If you want to keep up on this stuff, join the Linkedin "Information Security Community" group.
 

Sidney Vianna

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#19
I don't understand why. All you need is a database of current legitimate certificates issued by your company.
Marc, the issue is MUCH, MUCH broader than management system certificates. On a daily basis, counterfeit certificates, reports, records, etc. create huge problems for the business world.

Like, for example, a distributor of metal alloys sell bars of stainless steel and titanium and uses counterfeit certificates in the process. If there was no possible way of falsifying the certificates issued by the original mill and such certificates would be available to any interested stakeholder, that would be a huge benefit to the business world. Ditto for food safety data, healthcare/patient data, any critical data where integrity and security is paramount.

As we progress towards a highly digital world, confidence in data integrity is critical; so is speed and lower costs. A recent example of a friend of mine which could be revolutionized by blockchain technology: She lives in Portugal and once a year she has to send an official certificate to an agency in Brazil for her social security payment. The process she currently has to follow:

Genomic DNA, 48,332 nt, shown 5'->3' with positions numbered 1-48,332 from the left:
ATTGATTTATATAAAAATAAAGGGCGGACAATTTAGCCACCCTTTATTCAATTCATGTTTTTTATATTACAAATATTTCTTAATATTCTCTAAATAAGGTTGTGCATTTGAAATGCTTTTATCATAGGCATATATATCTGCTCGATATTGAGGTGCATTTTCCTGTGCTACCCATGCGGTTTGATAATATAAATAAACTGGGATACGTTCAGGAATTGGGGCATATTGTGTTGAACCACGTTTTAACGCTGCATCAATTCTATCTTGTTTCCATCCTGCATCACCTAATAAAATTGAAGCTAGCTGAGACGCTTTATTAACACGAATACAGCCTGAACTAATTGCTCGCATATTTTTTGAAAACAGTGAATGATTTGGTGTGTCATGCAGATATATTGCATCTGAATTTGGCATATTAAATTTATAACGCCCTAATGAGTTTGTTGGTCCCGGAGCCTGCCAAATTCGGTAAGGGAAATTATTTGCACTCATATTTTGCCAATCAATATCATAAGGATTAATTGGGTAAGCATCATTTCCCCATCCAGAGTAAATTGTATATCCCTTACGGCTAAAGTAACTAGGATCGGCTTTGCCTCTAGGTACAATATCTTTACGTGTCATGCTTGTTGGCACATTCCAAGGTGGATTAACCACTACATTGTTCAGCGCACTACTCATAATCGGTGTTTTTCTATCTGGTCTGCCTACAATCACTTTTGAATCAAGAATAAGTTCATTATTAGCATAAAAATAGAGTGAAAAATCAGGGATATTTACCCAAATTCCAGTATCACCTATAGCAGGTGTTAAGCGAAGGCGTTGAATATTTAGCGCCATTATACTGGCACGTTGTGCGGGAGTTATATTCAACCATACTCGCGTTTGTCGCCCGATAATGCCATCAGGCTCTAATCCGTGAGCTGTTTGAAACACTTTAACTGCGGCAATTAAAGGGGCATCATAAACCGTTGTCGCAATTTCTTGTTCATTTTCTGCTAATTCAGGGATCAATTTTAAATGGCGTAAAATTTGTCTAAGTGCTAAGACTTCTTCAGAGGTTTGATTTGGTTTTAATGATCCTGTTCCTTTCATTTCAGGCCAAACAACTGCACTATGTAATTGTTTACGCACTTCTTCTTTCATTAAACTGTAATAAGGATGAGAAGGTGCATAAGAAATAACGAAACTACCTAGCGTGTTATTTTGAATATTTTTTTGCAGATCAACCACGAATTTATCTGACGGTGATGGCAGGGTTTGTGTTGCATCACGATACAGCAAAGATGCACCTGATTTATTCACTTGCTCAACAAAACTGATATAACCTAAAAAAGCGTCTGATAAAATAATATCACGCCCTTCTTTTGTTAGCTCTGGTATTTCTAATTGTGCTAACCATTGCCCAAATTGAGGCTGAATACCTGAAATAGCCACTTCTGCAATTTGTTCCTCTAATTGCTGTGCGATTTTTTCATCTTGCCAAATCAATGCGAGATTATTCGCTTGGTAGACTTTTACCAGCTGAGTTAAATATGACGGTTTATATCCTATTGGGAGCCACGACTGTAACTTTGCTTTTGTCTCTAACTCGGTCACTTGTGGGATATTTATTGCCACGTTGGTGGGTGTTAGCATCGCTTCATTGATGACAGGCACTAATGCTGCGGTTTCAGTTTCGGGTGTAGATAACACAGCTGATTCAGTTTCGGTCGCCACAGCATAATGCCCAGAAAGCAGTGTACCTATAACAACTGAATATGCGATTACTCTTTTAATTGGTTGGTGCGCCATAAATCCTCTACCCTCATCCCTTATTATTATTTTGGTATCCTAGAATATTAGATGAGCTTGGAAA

1. go to the Brazilian consulate in Lisbon for an interview.
2. attain the certificate in a sealed envelope.
3. have the certificate shipped to Brazil using a traceable courier, such as DHL, paying over 45 Euros for the delivery.
4. hope and pray the document doesn't get lost along the way

It takes about 7 business days for the document to be received.

Now, let's imagine a fully digital process which by the same document could be emailed in a way that no unauthorized alteration happens (such as via blockchain), the process could be done in minutes and cost pennies.

This issue is much, much, much broader than management system certificates.
 
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Marc

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#20
Marc, the issue is MUCH, MUCH broader than management system certificates. On a daily basis, counterfeit certificates, reports, records, etc. create huge problems for the business world. <snip>
Here is my situation in looking at this...

First of all, in the 1980's I worked in a lot of DoD companies, some of which I can't put on my resume (confidentially aspects). Around 1989 I was in a company and two DIA fellows came to the door and asked for me. I came up front and they asked for a conference room where "we can talk". Did that and they stayed and questioned me until 5PM and said they would be back the next morning, which they were. We spent the best part of the next day "talking" about the company. Finally they left and I didn't hear from them again. Personally I thought it was hilarious because I knew I did nothing wrong and I knew the company did nothing wrong - But these guys were playing "good cop, bad cop" just like in the movies (and, I would guess, happens in real life more than we know).